Cats can have seasonal allergies just as we do. It is noticeable that during certain times of the year it can appear that our feline friends have a runny nose, slight eye discharge, cough or sneeze. Open windows or AC units and humidifiers that use a dirty filter can all exacerbate these issues. Supplements added to the food that can help are immunity boosters, such as Lysine. Anti-histamines can also decrease or eliminate all allergy symptoms. However, it is also possible that your cat's symptoms are really from an upper respiratory cold that may go away or need antibiotic help. Of course, a vet is the best way to rule out the difference. Please remember to tell your Vet that the antibiotic of choice for Bengals is Clavamox.
The most common sign of food allergies is increased scratching which can eventually lead to loss of hair, scratches, and skin irritation. With a case of increased itching, it is always best to go to the Vet and rule out other causes, such as skin mites, fleas, or other parasites, which can be easily tested for with skin scrapings. There are also blood and skin allergy testing that's available to see which environmental and/or common food ingredients your cats are allergic to. Treatment can include anti-histamines and limited ingredient diets. "Hypo-allergenic" food has a lot of hype and expense to go along with it and it doesn't always work. It means taking ingredients which your cat is allergic to and denaturing them to the point the body should not recognize them the same way. This is not natural and sometimes the body still recognizes the allergy regardless.
Why are Food Allergies becoming more and more common?
Brand Loyalty Myth:
Allergies can become an issue when you're exposed to the same food ingredient repeatedly over a long period of time. Pet food companies started campaigns a while back to increase brand loyalty by starting a myth that you must stick to the same brands to avoid dietary upset. This false campaigning has indeed become quit lucrative because even after food allergies become prevalent due to the same diet over the lifespan they can then make even more profit with their "hypo-allergenic" versions as well.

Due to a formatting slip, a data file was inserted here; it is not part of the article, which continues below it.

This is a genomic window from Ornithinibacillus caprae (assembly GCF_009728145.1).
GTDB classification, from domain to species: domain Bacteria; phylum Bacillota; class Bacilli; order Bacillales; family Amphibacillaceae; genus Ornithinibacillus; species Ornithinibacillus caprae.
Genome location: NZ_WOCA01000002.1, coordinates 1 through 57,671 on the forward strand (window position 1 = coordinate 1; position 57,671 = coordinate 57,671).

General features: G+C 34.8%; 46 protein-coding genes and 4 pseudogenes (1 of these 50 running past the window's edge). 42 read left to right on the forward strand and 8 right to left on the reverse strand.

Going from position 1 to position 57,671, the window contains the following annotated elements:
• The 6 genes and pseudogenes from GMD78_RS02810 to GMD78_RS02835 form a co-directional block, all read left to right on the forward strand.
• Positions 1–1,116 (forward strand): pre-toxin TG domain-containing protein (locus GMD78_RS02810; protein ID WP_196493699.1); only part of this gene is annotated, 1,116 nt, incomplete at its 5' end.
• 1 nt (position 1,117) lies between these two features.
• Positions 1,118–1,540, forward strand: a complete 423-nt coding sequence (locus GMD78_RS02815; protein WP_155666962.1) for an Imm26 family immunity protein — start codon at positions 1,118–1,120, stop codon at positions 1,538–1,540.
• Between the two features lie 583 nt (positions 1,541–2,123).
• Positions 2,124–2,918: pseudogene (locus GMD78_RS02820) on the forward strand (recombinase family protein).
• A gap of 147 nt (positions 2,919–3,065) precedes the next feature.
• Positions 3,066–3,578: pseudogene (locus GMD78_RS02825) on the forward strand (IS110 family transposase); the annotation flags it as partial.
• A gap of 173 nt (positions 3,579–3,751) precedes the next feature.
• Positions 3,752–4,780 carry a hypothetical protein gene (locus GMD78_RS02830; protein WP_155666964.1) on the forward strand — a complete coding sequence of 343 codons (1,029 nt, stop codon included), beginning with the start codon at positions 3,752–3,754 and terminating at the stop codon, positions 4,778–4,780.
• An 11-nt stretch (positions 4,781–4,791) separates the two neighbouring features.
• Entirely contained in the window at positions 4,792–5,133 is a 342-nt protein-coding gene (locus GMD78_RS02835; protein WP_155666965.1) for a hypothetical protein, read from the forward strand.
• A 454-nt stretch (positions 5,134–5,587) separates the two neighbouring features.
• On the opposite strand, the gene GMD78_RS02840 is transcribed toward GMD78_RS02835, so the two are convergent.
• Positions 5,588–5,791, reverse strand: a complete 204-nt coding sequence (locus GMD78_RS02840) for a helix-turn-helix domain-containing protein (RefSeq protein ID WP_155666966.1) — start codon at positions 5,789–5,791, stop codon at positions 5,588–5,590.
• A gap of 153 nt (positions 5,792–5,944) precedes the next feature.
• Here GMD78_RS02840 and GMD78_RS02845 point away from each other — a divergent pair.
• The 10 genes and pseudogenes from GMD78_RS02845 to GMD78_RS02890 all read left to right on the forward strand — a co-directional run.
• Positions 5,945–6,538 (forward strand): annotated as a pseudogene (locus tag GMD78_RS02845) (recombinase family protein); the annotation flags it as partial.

Over-Use of Chicken:
Another reason behind the rising trend in food allergies can be understood when you see what ingredients are the biggest allergen culprits, Chicken, Salmon, and Pork. To understand why these 3 proteins are what's causing the issues all you have to do is go to any pet food store and start reading the ingredients on every product. You will quickly find that no matter what meat is being advertised on the front of the package, you will always find Chicken and to a lesser degree, Salmon or Pork in everything! This is because it is more economical to sell Pet Food that advertises a more expensive or unique meat and use it sparingly and yet get most of the protein content from the cheaper Chicken sources. This over-utilization of Chicken for all protein sources in all Pet Food is alarming! Unfortunately, the only way to combat this prevalent problem is to use (LIDs) "limited ingredient diets." Although the selection found within stores is dismal and only slightly better online, these LIDs will use only a single protein source which is listed and a few other ingredients to lower the incidence of overusing any particular ingredient. While this is the best solution to avoid food allergens in cats that have an already established Food allergy, LIDs can also help to prevent Food allergies altogether! My recommendation is to incorporate LIDs into your animals diet NOW before any allergy presents itself. You do not need to restrict yourself to using only LIDs if you're trying to prevent an allergy but do incorporate some LIDs to limit the over-use of Chicken.
"Limited Ingredient Diets" prevent the Over-Use of Chicken